Candidate Answer: Any candidate who tells you they can fix this is lying to you. Trimet works on a hub and spoke model. This means the further away from the city core you get the further one needs to travel to get to a bus or train. In addition, the frequency of busses is limited by the financials of transit. Low density equals low frequency. There are only two real ways to solve this problem. Increase density in these communities by significant amounts or work to open up transit rich communities to people of diverse incomes which would also mean increasing density significantly. At the end of the day transit needs density. Without it transit will always be on life support, which means this community and many others will always struggle to get frequent and reliable transit.
Additional question(s) submitted by neighbors at the event on March 5th, 2020:
Over the past several years, Portland has made national headlines for the brutal response to protest by Portland Police. How will you respond to protest?
Candidate Answer: I agree that something needs to be done. If responsible for the Police Bureau I would work hard to listen to the different sides, seek expert advice, and be willing to try new things that both protect the right to protest, and be safe, whicle also considering the concerns of the Police Officers.
A water bureau question: Chloramine is added to PDX water. Will you remove this toxin?
Candidate Answer: To meet EPA’s strict water quality requirements, utilities need to use certain disinfectants. Both the EPA and CDC provide data supporting the safety of drinking Chloramine below 50 mg/L. I would ensure we stay below those levels. In addition, if there was a better alternative I would support moving to that. Eliminating disinfectants from the water will make Portland noncompliant with federal law and likely increase risk of other issues for Portland residents.
On my street in BD neighborhood, an apartment building painted and did some small upgrades. They then raised monthly rent by $1,000.
Candidate Answer: One of two things is happening here. One is that a long-time owner of a building did not increase rent with the market over a long period of time, either because they were generous or just not actively managing rents. When that owner decided it was time to retire they sold, as is there right, and a new owner has a new mortgage that far exceeds what existing rents could afford. The new rents reflect both the new mortgage and the existing market conditions.
The other thing that could be happening is that onerous regulations placed on new development increases the cost of delivery so much that new units must be priced at the highest end of the market. This leaves the largest market segment, those between public or non-profit housing and high-end housing with a serious low-vacancy problem. For owners of older buildings just adding “lipstick” to the building can be a quick way to incredibly high returns. It is easy to label that person or business as greedy, and certainly there is a little of that, but would you decline a >100% raise at work? No, and so we need to be smarter about our housing policy so that the temptation of greed cannot be met by the market conditions.
One of these has a solution one does not. The first one does not because people don’t want to own forever, eventually buildings need to change owners. One option that sort of exists is for the City of Portland to buy those buildings and maintain affordable rents, however that is a band-aid solution while doing nothing to add to the low supply. Those who still live there will no doubt benefit and that is good, the cost however will fall on all other renters, including low-income renters. The second problem can be solved by making it easier to build at the lower ends of the markets. This involves reducing permitting time, eliminate design requirements, reducing or eliminating system development charges, and finally making it easier for technology like modular housing to be built. Our housing crisis has solutions but they need to be made away from the emotions that have been built up over the last decade. The bottom line is Portland has not built as few housing units in a non-recession since WWII.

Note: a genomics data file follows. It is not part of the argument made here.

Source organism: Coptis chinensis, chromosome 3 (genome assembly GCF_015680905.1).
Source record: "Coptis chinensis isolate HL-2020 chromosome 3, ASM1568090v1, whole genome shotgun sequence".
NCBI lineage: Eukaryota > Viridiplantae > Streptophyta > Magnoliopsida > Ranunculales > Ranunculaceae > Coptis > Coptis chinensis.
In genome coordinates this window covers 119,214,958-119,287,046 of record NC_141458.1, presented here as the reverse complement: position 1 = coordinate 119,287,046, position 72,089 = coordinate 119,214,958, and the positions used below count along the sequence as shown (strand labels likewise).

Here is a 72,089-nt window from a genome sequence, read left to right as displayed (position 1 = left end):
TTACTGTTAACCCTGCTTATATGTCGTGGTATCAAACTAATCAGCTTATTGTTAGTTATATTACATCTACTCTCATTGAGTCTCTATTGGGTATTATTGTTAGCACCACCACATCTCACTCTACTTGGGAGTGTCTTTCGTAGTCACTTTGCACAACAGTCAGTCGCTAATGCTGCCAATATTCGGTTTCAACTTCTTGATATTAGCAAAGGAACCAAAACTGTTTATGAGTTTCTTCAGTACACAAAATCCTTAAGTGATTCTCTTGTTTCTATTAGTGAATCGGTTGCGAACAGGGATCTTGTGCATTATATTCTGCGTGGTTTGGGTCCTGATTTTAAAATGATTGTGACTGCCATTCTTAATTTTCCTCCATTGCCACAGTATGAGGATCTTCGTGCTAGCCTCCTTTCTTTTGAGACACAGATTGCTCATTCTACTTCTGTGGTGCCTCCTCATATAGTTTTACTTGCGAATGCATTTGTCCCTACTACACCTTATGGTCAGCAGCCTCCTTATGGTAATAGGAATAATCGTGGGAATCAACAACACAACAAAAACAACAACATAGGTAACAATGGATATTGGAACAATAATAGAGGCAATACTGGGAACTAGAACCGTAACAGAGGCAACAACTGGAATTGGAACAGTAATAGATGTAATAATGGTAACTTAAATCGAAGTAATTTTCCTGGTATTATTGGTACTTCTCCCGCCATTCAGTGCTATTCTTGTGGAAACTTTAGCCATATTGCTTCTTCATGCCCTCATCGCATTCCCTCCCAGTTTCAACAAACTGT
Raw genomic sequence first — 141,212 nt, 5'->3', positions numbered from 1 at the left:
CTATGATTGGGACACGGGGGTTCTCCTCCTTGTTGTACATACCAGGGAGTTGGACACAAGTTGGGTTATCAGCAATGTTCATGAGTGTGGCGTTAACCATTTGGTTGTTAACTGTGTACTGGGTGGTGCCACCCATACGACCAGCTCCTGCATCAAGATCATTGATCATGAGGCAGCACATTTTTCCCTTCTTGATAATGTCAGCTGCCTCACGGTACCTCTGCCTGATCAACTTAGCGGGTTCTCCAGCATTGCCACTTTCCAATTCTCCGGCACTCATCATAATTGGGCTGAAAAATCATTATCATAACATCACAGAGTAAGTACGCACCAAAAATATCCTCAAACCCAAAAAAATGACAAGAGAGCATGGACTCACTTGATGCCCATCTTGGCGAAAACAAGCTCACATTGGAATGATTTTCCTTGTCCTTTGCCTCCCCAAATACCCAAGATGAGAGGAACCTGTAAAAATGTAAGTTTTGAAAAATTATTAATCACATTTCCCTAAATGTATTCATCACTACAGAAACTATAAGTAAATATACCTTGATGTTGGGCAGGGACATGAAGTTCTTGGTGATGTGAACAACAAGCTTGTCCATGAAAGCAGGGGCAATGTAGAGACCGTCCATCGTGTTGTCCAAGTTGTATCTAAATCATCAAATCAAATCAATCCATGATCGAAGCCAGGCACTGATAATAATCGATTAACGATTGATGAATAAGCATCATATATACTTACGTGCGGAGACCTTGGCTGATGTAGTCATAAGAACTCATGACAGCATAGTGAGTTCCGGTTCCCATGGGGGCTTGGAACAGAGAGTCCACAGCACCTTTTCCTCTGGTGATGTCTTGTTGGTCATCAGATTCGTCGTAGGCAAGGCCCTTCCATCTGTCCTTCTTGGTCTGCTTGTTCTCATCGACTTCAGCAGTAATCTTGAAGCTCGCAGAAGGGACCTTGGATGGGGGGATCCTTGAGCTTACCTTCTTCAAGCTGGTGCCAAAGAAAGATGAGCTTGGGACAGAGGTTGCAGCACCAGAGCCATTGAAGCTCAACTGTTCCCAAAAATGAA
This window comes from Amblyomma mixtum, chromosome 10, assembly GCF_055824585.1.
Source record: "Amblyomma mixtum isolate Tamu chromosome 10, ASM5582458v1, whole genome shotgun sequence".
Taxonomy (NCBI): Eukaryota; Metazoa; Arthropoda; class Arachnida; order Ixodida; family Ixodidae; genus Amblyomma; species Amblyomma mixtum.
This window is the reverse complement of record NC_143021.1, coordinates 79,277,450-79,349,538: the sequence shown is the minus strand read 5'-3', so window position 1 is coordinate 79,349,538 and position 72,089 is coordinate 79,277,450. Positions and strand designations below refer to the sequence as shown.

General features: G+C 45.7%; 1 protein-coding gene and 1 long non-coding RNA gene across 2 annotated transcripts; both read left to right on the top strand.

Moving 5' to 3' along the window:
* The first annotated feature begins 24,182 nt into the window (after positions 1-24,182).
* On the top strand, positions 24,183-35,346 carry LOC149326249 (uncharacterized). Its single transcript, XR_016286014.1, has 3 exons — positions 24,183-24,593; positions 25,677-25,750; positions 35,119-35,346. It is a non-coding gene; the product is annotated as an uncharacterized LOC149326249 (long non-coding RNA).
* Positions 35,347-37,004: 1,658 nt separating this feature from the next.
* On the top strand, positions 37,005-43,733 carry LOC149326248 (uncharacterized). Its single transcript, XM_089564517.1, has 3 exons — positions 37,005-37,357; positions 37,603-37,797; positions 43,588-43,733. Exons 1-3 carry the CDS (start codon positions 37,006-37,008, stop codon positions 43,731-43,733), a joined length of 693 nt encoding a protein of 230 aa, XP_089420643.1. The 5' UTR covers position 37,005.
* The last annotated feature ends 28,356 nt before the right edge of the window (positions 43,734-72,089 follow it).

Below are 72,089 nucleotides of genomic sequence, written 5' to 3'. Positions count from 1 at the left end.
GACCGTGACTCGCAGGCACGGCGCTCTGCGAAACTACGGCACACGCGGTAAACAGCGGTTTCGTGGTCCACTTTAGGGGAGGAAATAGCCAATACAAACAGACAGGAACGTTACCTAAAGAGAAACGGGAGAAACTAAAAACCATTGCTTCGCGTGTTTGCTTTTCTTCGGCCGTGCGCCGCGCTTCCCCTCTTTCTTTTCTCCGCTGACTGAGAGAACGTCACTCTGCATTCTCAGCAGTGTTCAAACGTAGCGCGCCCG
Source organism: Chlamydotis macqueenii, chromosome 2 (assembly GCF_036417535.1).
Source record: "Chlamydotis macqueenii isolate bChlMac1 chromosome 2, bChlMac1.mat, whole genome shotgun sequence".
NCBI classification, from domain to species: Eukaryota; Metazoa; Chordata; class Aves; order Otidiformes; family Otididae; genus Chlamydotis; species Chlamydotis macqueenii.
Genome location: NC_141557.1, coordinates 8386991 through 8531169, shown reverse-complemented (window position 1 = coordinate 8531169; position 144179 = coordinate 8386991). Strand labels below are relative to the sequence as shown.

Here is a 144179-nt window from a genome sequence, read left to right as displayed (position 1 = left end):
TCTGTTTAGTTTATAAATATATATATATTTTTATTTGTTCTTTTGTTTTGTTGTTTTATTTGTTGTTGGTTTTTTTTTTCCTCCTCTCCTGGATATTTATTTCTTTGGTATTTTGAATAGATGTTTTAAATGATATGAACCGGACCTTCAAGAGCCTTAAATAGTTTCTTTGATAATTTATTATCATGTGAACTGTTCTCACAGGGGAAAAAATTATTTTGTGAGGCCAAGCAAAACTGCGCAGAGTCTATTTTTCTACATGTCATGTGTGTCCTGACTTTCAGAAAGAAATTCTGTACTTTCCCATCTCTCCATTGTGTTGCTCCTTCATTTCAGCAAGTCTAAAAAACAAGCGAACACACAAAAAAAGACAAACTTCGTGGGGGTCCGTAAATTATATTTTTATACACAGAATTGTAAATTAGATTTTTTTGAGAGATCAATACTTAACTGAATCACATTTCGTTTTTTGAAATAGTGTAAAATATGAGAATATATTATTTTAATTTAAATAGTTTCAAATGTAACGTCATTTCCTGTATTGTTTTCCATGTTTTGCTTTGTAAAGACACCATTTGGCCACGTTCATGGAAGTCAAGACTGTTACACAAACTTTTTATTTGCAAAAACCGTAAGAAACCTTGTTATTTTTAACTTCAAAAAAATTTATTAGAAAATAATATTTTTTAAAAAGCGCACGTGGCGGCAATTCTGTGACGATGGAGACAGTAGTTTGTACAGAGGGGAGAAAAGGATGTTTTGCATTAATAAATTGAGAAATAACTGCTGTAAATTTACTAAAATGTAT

Will you (make) ask Tri-Met to bring back fareless square in Downtown?
Candidate Answer: After I find out what part of the budget needs to get cut to provide this service I will weigh the pros and cons. If a viable source of money could be found and services did not need to get cut I would then ask can we instead use that money to increase funding for housing vouchers and weight the costs and benefits of that. This is a budget allocation question and a fiscally responsible city will hesitate before giving people a perceived free good when in fact providing that good may deprive another, perhaps more important and equitable, program funding.
In BD we have extremely high tax rates and low services. How are you going to make taxation and services equitable?
Candidate Answer: I agree that you have low services, that is a function of the low density of housing and the high cost to serve low density. High tax rates is subjective. Overall, Portland has fairly low property taxes compared with peer cities. The problem is because of our manipulated property tax system older homes in Eastmoreland pay a disproportionally low amount in property taxes compared to newer homes found in East Portland. So now we are trapped in a system where to increase services the city needs a bunch of new housing, but in order to keep property taxes low we need to stop new housing from being built. The incentives are twisted and you and your neighbors are trapped in the middle because you need the density and additional tax revenue to get the services but it will mean you could pay more in taxes. If you want a solution to this problem we should be fighting for the repeal of the state property tax laws to begin with. Then we should make it easier for you to live in neighborhoods with higher levels of service.